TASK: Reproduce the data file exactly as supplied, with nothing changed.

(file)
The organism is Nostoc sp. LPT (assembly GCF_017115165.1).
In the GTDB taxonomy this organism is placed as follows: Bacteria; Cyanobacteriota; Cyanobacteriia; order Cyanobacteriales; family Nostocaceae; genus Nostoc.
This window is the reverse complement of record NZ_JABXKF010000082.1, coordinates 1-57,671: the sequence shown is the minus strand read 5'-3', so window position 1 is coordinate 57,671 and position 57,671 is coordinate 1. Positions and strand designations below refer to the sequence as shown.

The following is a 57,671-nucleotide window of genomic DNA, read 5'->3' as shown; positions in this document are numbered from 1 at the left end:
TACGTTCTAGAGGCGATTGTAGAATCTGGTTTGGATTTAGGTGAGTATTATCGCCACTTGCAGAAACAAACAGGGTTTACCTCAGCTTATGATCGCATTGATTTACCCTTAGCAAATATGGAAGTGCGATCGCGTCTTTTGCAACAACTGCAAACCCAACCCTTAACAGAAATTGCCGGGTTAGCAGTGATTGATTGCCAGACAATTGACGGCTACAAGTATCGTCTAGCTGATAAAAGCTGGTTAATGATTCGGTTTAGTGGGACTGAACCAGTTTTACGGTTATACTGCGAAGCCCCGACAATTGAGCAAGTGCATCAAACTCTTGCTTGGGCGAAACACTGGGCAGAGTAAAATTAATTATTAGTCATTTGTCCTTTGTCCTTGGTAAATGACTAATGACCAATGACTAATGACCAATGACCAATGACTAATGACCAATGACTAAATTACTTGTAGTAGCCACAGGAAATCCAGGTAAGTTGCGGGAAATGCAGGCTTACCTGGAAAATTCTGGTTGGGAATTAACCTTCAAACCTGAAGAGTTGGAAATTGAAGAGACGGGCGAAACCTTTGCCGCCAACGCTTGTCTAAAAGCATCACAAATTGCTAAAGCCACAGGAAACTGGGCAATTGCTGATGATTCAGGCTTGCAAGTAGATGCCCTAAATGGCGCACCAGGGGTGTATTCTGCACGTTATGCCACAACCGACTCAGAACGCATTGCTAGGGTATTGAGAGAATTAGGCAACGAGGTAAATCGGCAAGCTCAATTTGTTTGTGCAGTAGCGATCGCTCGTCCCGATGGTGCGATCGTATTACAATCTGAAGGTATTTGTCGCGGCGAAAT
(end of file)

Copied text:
The organism is Nostoc sp. LPT (assembly GCF_017115165.1).
In the GTDB taxonomy this organism is placed as follows: Bacteria; Cyanobacteriota; Cyanobacteriia; order Cyanobacteriales; family Nostocaceae; genus Nostoc.
This window is the reverse complement of record NZ_JABXKF010000082.1, coordinates 1-57,671: the sequence shown is the minus strand read 5'-3', so window position 1 is coordinate 57,671 and position 57,671 is coordinate 1. Positions and strand designations below refer to the sequence as shown.

The following is a 57,671-nucleotide window of genomic DNA, read 5'->3' as shown; positions in this document are numbered from 1 at the left end:
TACGTTCTAGAGGCGATTGTAGAATCTGGTTTGGATTTAGGTGAGTATTATCGCCACTTGCAGAAACAAACAGGGTTTACCTCAGCTTATGATCGCATTGATTTACCCTTAGCAAATATGGAAGTGCGATCGCGTCTTTTGCAACAACTGCAAACCCAACCCTTAACAGAAATTGCCGGGTTAGCAGTGATTGATTGCCAGACAATTGACGGCTACAAGTATCGTCTAGCTGATAAAAGCTGGTTAATGATTCGGTTTAGTGGGACTGAACCAGTTTTACGGTTATACTGCGAAGCCCCGACAATTGAGCAAGTGCATCAAACTCTTGCTTGGGCGAAACACTGGGCAGAGTAAAATTAATTATTAGTCATTTGTCCTTTGTCCTTGGTAAATGACTAATGACCAATGACTAATGACCAATGACCAATGACTAATGACCAATGACTAAATTACTTGTAGTAGCCACAGGAAATCCAGGTAAGTTGCGGGAAATGCAGGCTTACCTGGAAAATTCTGGTTGGGAATTAACCTTCAAACCTGAAGAGTTGGAAATTGAAGAGACGGGCGAAACCTTTGCCGCCAACGCTTGTCTAAAAGCATCACAAATTGCTAAAGCCACAGGAAACTGGGCAATTGCTGATGATTCAGGCTTGCAAGTAGATGCCCTAAATGGCGCACCAGGGGTGTATTCTGCACGTTATGCCACAACCGACTCAGAACGCATTGCTAGGGTATTGAGAGAATTAGGCAACGAGGTAAATCGGCAAGCTCAATTTGTTTGTGCAGTAGCGATCGCTCGTCCCGATGGTGCGATCGTATTACAATCTGAAGGTATTTGTCGCGGCGAAAT